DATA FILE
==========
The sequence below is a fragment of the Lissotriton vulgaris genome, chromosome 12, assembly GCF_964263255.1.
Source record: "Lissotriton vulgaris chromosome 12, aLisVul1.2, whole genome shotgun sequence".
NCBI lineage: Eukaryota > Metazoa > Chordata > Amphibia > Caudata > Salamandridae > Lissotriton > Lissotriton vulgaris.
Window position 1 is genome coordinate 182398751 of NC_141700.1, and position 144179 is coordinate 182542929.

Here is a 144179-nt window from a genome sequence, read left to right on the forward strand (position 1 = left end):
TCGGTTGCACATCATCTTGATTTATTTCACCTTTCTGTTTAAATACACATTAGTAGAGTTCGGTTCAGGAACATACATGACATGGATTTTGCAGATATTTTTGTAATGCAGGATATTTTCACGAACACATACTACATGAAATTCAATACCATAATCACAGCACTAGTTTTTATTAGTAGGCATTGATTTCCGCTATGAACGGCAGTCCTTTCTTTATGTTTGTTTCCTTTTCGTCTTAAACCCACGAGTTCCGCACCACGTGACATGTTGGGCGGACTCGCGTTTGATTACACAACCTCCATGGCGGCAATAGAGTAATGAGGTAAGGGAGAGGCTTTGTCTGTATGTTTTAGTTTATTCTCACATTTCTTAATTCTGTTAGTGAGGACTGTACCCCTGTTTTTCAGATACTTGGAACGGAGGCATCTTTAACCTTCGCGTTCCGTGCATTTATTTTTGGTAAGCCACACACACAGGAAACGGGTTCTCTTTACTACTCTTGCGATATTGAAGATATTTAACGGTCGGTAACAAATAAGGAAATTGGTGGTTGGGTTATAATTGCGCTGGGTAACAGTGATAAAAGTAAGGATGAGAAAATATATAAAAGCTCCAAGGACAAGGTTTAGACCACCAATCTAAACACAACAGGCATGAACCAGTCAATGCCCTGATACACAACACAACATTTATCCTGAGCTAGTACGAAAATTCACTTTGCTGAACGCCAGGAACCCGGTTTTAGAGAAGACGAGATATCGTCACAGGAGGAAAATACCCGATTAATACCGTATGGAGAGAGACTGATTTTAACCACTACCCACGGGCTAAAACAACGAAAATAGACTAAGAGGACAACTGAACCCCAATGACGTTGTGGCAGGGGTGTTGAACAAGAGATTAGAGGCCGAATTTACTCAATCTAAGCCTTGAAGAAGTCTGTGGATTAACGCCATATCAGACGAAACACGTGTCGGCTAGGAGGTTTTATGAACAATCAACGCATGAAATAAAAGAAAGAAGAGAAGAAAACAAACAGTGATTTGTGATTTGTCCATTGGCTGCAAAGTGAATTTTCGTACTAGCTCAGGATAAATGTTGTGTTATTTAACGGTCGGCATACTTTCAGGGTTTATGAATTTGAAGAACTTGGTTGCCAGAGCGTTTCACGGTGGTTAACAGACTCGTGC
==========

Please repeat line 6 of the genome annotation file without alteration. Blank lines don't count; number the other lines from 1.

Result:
TCGGTTGCACATCATCTTGATTTATTTCACCTTTCTGTTTAAATACACATTAGTAGAGTTCGGTTCAGGAACATACATGACATGGATTTTGCAGATATTTTTGTAATGCAGGATATTTTCACGAACACATACTACATGAAATTCAATACCATAATCACAGCACTAGTTTTTATTAGTAGGCATTGATTTCCGCTATGAACGGCAGTCCTTTCTTTATGTTTGTTTCCTTTTCGTCTTAAACCCACGAGTTCCGCACCACGTGACATGTTGGGCGGACTCGCGTTTGATTACACAACCTCCATGGCGGCAATAGAGTAATGAGGTAAGGGAGAGGCTTTGTCTGTATGTTTTAGTTTATTCTCACATTTCTTAATTCTGTTAGTGAGGACTGTACCCCTGTTTTTCAGATACTTGGAACGGAGGCATCTTTAACCTTCGCGTTCCGTGCATTTATTTTTGGTAAGCCACACACACAGGAAACGGGTTCTCTTTACTACTCTTGCGATATTGAAGATATTTAACGGTCGGTAACAAATAAGGAAATTGGTGGTTGGGTTATAATTGCGCTGGGTAACAGTGATAAAAGTAAGGATGAGAAAATATATAAAAGCTCCAAGGACAAGGTTTAGACCACCAATCTAAACACAACAGGCATGAACCAGTCAATGCCCTGATACACAACACAACATTTATCCTGAGCTAGTACGAAAATTCACTTTGCTGAACGCCAGGAACCCGGTTTTAGAGAAGACGAGATATCGTCACAGGAGGAAAATACCCGATTAATACCGTATGGAGAGAGACTGATTTTAACCACTACCCACGGGCTAAAACAACGAAAATAGACTAAGAGGACAACTGAACCCCAATGACGTTGTGGCAGGGGTGTTGAACAAGAGATTAGAGGCCGAATTTACTCAATCTAAGCCTTGAAGAAGTCTGTGGATTAACGCCATATCAGACGAAACACGTGTCGGCTAGGAGGTTTTATGAACAATCAACGCATGAAATAAAAGAAAGAAGAGAAGAAAACAAACAGTGATTTGTGATTTGTCCATTGGCTGCAAAGTGAATTTTCGTACTAGCTCAGGATAAATGTTGTGTTATTTAACGGTCGGCATACTTTCAGGGTTTATGAATTTGAAGAACTTGGTTGCCAGAGCGTTTCACGGTGGTTAACAGACTCGTGC